I want to understand those various measures of stocks and companies, such as PE, PEG, ..., which I can find from Yahoo Finance etc, and how those measures can help in choosing stocks.

  1. I guess that is what fundamental analysis is trying to address, isn't it?
  2. If I am correct about that, could you recommend some books or online references on those topics?
  3. I heard that Warren Buffett is a successful investor using fundamental analysis. Has he written some good books for that purpose?

Thanks and regards!

3 Answers 3


Definition: Fundamental analysis involves analyzing financial statements and health, management and competitive advantages, and competitors and markets.

Books are a great way to learn fundamental analysis but can be time consuming for something that really isn't very difficult. So the internet might be a better way to get started.

When using fundamental analysis all you are doing is trying to figure out how much a company is worth. The vocabulary and huge range of acronyms can be intimidating but really its a fairly simple task. You can use (investopedia) for definitions and simple examples when you do not fully understand something. IE: (PEG) You can search for definitions using the search bar on the top right (google also is a good source to look for additional definitions).

I recommend starting out by doing an independent analysis on a well known name such as Proctor & Gamble or Mcdonald's. Then you can compare your analysis to a professionals and see how they stack up.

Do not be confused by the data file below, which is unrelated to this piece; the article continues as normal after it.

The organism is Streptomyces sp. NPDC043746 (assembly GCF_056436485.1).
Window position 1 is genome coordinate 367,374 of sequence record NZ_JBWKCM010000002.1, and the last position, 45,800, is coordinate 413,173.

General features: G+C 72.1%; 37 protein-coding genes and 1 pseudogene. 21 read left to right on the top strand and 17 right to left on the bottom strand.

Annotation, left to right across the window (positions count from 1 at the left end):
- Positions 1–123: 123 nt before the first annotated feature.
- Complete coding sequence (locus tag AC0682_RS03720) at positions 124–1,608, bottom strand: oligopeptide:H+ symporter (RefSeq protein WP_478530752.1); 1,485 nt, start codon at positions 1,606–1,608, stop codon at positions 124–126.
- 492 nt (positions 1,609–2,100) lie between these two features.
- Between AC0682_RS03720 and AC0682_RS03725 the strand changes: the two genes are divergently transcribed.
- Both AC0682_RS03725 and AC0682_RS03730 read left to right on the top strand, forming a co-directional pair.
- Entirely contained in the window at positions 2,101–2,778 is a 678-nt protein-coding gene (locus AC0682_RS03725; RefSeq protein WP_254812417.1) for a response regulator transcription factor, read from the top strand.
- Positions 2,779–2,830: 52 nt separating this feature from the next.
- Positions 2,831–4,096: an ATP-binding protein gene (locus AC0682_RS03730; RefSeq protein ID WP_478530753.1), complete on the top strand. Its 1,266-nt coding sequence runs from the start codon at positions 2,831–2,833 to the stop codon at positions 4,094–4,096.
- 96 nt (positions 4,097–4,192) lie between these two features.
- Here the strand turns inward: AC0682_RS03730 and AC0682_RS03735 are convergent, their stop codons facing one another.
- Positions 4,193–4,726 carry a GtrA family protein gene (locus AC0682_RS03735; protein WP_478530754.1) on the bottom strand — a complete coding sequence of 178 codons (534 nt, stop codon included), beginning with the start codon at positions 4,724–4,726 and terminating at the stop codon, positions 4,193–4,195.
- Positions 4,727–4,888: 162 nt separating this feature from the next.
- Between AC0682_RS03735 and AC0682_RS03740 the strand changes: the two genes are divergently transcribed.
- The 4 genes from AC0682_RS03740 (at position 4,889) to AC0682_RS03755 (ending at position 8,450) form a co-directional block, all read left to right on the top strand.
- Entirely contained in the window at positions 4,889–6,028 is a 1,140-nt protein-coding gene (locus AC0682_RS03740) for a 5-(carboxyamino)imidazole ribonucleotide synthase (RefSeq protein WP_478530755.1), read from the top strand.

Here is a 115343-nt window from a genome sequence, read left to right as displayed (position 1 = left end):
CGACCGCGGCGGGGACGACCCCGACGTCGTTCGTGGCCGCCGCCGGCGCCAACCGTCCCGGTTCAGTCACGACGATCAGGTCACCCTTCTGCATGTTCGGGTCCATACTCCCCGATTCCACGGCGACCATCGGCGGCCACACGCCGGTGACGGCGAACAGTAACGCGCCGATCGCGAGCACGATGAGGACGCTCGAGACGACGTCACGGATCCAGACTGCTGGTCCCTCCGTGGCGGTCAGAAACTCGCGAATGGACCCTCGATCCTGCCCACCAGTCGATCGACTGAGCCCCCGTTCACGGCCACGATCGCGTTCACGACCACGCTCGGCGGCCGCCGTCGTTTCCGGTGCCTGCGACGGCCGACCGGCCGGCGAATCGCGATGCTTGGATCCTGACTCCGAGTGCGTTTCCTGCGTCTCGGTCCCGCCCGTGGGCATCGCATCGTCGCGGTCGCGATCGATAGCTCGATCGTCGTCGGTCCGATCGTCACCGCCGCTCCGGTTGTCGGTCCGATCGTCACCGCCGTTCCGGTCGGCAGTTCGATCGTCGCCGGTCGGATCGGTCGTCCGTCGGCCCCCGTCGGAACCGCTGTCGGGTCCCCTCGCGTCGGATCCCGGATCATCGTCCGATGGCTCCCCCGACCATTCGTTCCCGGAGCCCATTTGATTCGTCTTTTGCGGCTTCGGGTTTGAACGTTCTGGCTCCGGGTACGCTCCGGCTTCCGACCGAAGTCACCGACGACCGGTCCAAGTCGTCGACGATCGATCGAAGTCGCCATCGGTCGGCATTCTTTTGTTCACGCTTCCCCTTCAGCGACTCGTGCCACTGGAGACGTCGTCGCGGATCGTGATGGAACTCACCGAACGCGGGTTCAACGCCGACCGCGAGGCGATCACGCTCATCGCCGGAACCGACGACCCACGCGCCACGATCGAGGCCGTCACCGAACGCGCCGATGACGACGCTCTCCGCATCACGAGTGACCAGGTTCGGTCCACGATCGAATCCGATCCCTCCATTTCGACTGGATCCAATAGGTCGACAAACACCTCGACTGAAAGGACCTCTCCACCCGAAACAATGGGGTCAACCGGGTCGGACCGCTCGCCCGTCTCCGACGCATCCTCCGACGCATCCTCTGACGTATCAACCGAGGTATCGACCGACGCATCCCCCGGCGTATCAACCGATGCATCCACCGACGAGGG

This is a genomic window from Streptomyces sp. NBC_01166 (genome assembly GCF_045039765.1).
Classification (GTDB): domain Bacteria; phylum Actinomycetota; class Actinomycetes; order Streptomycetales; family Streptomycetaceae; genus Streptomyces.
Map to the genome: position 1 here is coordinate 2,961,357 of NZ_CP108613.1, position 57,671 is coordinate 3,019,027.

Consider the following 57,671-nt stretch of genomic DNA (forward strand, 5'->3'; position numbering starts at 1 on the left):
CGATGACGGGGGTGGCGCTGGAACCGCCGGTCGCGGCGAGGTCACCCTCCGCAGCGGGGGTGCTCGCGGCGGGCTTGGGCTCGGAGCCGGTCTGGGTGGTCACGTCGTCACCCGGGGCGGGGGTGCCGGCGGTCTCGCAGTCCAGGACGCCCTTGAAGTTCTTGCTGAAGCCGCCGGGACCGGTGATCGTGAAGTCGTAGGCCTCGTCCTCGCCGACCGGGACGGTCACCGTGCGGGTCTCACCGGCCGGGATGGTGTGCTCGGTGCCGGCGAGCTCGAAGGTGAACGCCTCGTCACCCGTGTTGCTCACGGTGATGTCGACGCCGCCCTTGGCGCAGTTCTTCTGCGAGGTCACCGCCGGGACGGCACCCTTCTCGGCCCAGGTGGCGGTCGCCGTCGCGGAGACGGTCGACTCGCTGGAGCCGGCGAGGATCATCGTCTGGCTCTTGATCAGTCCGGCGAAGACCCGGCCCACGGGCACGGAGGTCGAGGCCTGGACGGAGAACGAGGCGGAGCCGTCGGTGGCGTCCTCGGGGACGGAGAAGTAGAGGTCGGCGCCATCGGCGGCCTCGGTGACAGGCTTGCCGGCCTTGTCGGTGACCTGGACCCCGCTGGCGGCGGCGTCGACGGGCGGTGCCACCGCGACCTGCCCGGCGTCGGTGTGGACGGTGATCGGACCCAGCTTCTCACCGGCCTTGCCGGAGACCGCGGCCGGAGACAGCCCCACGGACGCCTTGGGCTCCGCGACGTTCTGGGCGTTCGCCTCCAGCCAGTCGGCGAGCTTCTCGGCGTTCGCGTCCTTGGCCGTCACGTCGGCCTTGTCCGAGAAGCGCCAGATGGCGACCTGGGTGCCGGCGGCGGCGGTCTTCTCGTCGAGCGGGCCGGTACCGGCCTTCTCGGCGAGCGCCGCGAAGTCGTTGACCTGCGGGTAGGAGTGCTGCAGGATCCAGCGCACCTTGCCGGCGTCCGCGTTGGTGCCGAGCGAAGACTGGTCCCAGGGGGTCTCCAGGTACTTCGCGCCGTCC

Books and Resources:

Getting Started in Fundamental Analysis

Fundamental Analysis For Dummies

Fundamental analysis Wiki

What Is Fundamental Analysis? - Video tut from Investopedia

Fundamental Analysis: Introduction

Step by Step example of fundamental analysis - It's a pretty in depth forum post.

Side Notes:

Personally when I first began using fundamental analysis I found it difficult to understand why something is considered undervalued or overvalued. I couldn't figure out who was the "authority" on saying this. Well in short the "authority" basically is the market. You can say you believe XYZ is undervalued but you are only proven correct if the market agrees with you over long period of time.

Some key facts you should know:

  • fundamental analysis is used for long term investment not short term gains.

Many times a stock can be "broken" for many reasons. The price can go far beyond what would be considered a "normal valuation" (this is considered a bubble, e.g. the tech bubble of 1999-2000). It can also go far below a "normal valuation". In most cases these types of valuations are short lived and in the end a stock should return to "normal valuation" or at least this is the theory behind fundamental analysis.

  • When valuating a company many will use the valuation of the SP500 and/or the average valuation of the sector/industry.

The Bible of fundamental analysis was written by Graham and Dodd, and is titled Security Analysis. If you don't know the name Benjamin Graham, Warren Buffet was his student and attributes his own success to Graham. If Security Analysis is a bit too intense for you, Graham also wrote The Intelligent Investor which is probably a better starting point.